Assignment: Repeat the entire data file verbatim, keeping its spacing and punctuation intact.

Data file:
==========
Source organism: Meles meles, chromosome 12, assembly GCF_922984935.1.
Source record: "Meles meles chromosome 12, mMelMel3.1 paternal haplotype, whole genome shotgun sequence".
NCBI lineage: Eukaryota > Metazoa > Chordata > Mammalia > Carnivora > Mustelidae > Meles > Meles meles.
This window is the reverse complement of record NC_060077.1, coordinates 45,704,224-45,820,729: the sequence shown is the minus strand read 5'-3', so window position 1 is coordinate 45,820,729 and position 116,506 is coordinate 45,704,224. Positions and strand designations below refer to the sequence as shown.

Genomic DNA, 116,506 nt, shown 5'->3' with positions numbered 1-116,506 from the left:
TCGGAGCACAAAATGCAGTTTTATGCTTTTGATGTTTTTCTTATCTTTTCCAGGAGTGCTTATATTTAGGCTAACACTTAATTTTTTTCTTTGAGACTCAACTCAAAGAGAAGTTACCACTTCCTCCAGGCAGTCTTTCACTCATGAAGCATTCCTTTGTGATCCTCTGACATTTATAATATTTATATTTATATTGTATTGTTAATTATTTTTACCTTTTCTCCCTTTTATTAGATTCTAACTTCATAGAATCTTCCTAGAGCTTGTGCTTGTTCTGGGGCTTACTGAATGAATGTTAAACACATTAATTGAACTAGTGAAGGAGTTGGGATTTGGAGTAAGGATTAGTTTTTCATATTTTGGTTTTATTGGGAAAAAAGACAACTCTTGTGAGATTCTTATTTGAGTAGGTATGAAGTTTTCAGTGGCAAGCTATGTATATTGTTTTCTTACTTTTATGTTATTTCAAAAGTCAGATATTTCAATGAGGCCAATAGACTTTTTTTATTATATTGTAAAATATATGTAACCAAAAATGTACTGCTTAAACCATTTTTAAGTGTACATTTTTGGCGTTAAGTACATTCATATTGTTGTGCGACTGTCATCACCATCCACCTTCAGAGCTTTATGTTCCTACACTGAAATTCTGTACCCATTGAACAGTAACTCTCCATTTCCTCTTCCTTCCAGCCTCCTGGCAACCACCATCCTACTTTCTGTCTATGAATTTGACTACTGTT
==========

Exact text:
Source organism: Meles meles, chromosome 12, assembly GCF_922984935.1.
Source record: "Meles meles chromosome 12, mMelMel3.1 paternal haplotype, whole genome shotgun sequence".
NCBI lineage: Eukaryota > Metazoa > Chordata > Mammalia > Carnivora > Mustelidae > Meles > Meles meles.
This window is the reverse complement of record NC_060077.1, coordinates 45,704,224-45,820,729: the sequence shown is the minus strand read 5'-3', so window position 1 is coordinate 45,820,729 and position 116,506 is coordinate 45,704,224. Positions and strand designations below refer to the sequence as shown.

Genomic DNA, 116,506 nt, shown 5'->3' with positions numbered 1-116,506 from the left:
TCGGAGCACAAAATGCAGTTTTATGCTTTTGATGTTTTTCTTATCTTTTCCAGGAGTGCTTATATTTAGGCTAACACTTAATTTTTTTCTTTGAGACTCAACTCAAAGAGAAGTTACCACTTCCTCCAGGCAGTCTTTCACTCATGAAGCATTCCTTTGTGATCCTCTGACATTTATAATATTTATATTTATATTGTATTGTTAATTATTTTTACCTTTTCTCCCTTTTATTAGATTCTAACTTCATAGAATCTTCCTAGAGCTTGTGCTTGTTCTGGGGCTTACTGAATGAATGTTAAACACATTAATTGAACTAGTGAAGGAGTTGGGATTTGGAGTAAGGATTAGTTTTTCATATTTTGGTTTTATTGGGAAAAAAGACAACTCTTGTGAGATTCTTATTTGAGTAGGTATGAAGTTTTCAGTGGCAAGCTATGTATATTGTTTTCTTACTTTTATGTTATTTCAAAAGTCAGATATTTCAATGAGGCCAATAGACTTTTTTTATTATATTGTAAAATATATGTAACCAAAAATGTACTGCTTAAACCATTTTTAAGTGTACATTTTTGGCGTTAAGTACATTCATATTGTTGTGCGACTGTCATCACCATCCACCTTCAGAGCTTTATGTTCCTACACTGAAATTCTGTACCCATTGAACAGTAACTCTCCATTTCCTCTTCCTTCCAGCCTCCTGGCAACCACCATCCTACTTTCTGTCTATGAATTTGACTACTGTT